FAIRFIELD — While turnout here for the primary elections were nothing to write home about, they were slightly higher than previous primaries.

Registered Republicans and Democrats went the polls to choose candidates for governor, lieutenant governor, treasurer, and attorney general. Republicans also voted for comptroller and U.S. Senate candidates.

This year, a total of 3,599 Democrats cast a ballot, ultimately selecting Ned Lamont over Bridgeport Mayor Joe Ganim, a convicted felon. The field was larger for the GOP — five candidates for governor alone — and 3,047 voted. Bob Stefanowski, who won the primary, also won Fairfield with 828 votes, a 120-vote margin over the closest contender.

As of Aug. 4, there were 11,224 registered Democrats and 10,443 registered Republicans.

The last time both parties had a gubernatorial primary was in 2010, with Dannel Malloy faced Lamont, and Republicans Michael Fedele, Oz Griebel and Tom Foley vying to be the party’s candidate. That year, 2,714 Republicans cast a ballot in the primary and 2,439 Democrats voted.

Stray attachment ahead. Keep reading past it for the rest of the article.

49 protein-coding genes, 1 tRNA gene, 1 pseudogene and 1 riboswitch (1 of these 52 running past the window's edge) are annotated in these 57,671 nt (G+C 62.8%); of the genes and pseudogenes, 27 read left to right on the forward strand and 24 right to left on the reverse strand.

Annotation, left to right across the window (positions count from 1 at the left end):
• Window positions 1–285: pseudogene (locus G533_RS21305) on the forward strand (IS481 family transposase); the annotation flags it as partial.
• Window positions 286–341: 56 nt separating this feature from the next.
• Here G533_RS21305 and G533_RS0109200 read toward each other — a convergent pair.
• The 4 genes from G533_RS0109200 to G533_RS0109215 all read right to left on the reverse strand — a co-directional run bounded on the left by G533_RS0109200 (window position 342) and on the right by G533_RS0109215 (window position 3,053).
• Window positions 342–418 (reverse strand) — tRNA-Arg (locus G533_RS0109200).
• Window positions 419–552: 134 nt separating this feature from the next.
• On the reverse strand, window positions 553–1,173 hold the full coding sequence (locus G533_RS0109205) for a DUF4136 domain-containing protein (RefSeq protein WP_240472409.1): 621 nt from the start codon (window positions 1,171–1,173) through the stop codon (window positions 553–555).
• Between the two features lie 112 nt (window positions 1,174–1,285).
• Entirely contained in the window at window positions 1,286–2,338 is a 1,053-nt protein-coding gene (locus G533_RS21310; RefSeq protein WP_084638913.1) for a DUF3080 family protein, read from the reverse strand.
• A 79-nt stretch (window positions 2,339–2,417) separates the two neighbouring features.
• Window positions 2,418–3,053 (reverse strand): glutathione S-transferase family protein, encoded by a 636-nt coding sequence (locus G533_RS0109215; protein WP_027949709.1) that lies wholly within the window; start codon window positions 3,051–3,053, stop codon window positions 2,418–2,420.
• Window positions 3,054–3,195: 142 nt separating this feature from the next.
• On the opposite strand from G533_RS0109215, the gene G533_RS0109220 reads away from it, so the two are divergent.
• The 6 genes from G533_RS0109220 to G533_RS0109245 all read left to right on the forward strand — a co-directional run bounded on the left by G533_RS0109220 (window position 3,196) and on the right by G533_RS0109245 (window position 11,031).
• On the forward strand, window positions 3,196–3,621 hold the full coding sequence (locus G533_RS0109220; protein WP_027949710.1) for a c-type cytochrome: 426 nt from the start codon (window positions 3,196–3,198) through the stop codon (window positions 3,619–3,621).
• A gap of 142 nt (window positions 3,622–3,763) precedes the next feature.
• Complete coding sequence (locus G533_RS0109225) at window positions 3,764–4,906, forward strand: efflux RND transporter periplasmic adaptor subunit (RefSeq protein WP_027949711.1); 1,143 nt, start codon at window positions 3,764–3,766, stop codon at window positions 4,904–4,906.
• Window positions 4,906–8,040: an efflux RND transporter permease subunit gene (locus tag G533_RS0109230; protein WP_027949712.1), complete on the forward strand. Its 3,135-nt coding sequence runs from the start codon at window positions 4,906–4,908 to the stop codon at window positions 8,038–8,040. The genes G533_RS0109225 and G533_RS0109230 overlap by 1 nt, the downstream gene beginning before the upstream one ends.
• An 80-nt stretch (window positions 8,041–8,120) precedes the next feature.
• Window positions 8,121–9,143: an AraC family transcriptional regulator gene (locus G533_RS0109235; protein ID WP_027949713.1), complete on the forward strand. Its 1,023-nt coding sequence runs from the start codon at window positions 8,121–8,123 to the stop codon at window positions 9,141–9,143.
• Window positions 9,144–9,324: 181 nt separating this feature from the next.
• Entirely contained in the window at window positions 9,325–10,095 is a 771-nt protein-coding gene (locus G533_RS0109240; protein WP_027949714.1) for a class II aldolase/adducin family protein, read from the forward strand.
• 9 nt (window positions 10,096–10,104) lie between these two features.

“This year had very competitive races on the Republican side for several offices, and all the candidates were working hard and spending a lot of money to get the vote out,” Republican Town Committee Chairman James Millington. “With that said, the turnout was disappointing.”

Millington said Democrats he spoke with at the polls “were very motivated to see Ned Lamont as their candidate, and were fearful that Ganim would negatively impact their chances in November.”

But Millington said voters on both sides of the aisle were “focused on Connecticut and the mess our state is in.”

Millington’s counterpart Steven Sheinberg said the DTC worked hard to get out the vote in the primary.

“Secondly, many Democrats voted to send a message that we must oppose the extreme policies of the Trump administration and their supporters here in Fairfield and Connecticut that gave him a grade of ‘A,’” Sheinberg said.

greilly@ctpost.com; 203-842-2585